Most Postal employees are familiar with OWCP/Department of Labor benefits. There is a general notion that if a Postal employee is injured on the job, there is a benefit that is accessible. The idea that there must be a causal nexus proven in order to qualify for OWCP (“Worker’s Compensation”) benefits is generally understood. Thus, if a person becomes injured while “on the job”, being compensated both for the injury itself as well as the loss of wages is fairly routine. But what about the door handle that snaps off of the automobile after the 10,000th pull? What happens if the knee begins to degenerate or the shoulder becomes beset with a chronic ache, slowly turning into a sharp pain? Can causality be so easily proven? Can it be proven that it is an “occupational disease or injury” that is “caused” by the particular type of work that the Postal employee has engaged in for multiple years?
Even if can be proven, how long will OWCP continue to pay the Postal employee until the Department of Labor does one of two things: (1) Assign a “Second Opinion” doctor (i.e., a so-called “Independent Medical Examination”) and deem that you are sufficiently recovered and ordered to return to full duty, or (2) find a job in the private sector that the (now former) Postal employee is considered “qualified” for, and deduct the anticipated yearly amount from the OWCP payments, thus ending one’s career? Is there an alternative?
Federal Disability Retirement is a benefit available for all Federal and Postal employees under FERS. The medical condition or injury does NOT have to result from an “on the job” injury, nor from an occupationally-related disease or injury. The medical condition, injury or disease can occur and be precipitated from a vacation, a skiing accident, an automobile mishap or any number of inconceivable incidents — and the mere fact that it is not “job-related” has no bearing on the eligibility criteria for a Federal Disability Retirement annuity. In other words, “causality” is not an issue, for the most part, in becoming eligible for Federal Disability Retirement benefits under FERS.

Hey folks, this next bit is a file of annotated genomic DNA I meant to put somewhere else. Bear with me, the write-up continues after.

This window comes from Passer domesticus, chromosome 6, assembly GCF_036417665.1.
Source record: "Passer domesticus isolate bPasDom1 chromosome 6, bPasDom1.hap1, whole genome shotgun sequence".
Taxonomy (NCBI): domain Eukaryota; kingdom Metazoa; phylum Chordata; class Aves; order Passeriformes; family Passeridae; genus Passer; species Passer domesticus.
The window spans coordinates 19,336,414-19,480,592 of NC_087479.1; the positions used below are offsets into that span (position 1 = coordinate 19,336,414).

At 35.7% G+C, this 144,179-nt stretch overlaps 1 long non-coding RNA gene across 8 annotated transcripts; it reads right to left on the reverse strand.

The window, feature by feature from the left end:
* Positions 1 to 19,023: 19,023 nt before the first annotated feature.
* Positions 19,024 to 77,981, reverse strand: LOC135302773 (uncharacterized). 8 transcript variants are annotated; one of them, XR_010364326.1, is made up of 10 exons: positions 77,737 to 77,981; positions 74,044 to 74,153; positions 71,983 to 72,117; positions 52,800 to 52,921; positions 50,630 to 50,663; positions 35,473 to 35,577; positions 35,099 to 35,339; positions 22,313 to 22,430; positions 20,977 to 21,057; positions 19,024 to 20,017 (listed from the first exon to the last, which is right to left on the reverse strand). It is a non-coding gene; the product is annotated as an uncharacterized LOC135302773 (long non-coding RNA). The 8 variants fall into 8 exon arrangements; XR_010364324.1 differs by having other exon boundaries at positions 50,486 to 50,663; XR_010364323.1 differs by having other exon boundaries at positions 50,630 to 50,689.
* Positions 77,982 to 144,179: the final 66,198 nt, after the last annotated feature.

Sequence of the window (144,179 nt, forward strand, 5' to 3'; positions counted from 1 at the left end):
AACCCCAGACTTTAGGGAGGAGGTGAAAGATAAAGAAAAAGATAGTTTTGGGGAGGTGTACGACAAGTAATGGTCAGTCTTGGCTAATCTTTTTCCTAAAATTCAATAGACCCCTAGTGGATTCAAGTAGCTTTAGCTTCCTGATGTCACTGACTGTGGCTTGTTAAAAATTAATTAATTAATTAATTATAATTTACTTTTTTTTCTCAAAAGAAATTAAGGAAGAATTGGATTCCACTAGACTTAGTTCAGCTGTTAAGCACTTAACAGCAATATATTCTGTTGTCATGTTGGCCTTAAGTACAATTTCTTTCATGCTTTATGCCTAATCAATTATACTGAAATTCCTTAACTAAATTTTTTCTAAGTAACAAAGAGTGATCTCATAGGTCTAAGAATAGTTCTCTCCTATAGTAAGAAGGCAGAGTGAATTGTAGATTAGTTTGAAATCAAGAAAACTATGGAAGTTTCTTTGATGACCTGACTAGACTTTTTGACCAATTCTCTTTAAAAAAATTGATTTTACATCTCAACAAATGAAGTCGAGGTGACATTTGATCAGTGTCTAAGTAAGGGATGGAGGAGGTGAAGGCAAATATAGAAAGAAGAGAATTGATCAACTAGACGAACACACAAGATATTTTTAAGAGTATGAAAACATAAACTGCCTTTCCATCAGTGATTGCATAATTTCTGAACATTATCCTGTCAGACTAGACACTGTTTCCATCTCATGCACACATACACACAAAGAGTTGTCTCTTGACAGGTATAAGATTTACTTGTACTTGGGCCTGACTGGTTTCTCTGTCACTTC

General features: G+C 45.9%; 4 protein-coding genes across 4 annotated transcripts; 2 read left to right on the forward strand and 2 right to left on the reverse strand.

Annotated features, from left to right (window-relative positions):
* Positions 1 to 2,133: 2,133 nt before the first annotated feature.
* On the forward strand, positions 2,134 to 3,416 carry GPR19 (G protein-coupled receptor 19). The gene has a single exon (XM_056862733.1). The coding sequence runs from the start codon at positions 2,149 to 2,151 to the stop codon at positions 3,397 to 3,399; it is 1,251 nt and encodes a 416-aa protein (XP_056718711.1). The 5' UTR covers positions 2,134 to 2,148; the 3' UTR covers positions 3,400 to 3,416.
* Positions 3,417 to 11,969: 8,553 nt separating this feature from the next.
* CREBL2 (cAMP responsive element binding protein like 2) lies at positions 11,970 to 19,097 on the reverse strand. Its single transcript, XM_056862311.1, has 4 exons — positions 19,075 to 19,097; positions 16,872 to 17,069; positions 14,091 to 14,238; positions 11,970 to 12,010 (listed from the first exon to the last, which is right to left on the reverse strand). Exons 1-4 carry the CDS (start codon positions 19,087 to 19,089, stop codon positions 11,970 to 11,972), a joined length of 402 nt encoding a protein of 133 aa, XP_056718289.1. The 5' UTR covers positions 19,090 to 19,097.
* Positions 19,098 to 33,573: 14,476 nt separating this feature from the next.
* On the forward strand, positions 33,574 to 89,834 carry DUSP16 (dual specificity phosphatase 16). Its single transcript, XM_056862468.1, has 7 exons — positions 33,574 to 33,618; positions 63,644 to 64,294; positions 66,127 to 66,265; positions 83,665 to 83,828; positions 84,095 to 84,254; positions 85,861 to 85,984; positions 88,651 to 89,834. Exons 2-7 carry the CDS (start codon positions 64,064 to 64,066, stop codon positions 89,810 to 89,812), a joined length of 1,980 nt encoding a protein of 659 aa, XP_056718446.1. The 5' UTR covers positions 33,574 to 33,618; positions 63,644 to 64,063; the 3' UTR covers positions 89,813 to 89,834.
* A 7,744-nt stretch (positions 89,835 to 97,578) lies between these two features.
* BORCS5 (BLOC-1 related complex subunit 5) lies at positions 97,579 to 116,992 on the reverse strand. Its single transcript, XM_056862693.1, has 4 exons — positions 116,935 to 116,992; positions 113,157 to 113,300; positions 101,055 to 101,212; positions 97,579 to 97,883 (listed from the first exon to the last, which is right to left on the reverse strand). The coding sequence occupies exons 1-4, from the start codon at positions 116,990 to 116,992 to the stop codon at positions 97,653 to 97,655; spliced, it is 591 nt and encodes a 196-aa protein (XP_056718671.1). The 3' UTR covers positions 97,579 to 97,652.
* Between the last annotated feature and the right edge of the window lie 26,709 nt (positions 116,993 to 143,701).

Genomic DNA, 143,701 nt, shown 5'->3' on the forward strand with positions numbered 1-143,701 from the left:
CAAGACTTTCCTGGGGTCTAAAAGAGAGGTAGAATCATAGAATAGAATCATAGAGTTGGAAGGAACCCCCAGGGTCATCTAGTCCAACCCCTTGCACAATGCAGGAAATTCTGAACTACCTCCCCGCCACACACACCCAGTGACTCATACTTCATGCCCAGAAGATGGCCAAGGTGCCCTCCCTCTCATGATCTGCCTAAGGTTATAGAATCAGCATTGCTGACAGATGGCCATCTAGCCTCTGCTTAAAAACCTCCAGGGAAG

Postal employees with disabilities face a unique challenge in our society, precisely because few other industries require the daily, intensive and repetitive utilization of the human anatomy in such a consistent, self-abusive manner. What other position description requires the individual to engage in so many variables involving super-human efforts? Of constant standing, bending, lifting, reaching, being able to lift packages and parcels weighing up to 70 pounds of asymmetrical and awkward dimensions, and to do it day in and day out in harsh weather and adverse circumstances? It takes a healthy individual and tests the farthest limits of human durability and distance; and in the end, there comes a “breaking point” for even the strongest of the strong. It is because of this that Federal Disability Retirement is an important benefit that remains accessible and available, and should be considered by postal employees with disabilities in this world where the robot cannot yet replace the human Postal worker in the efficient processing and delivery of our mail.
Robert R. McGill is an attorney who specializes in Federal Disability Retirement, a practice area he dedicates 100% of his time helping Federal and Postal workers secure their disability retirement benefits under both FERS and CSRS. For more information about his legal services, publications and forum, please visit his Federal Disability Retirement website.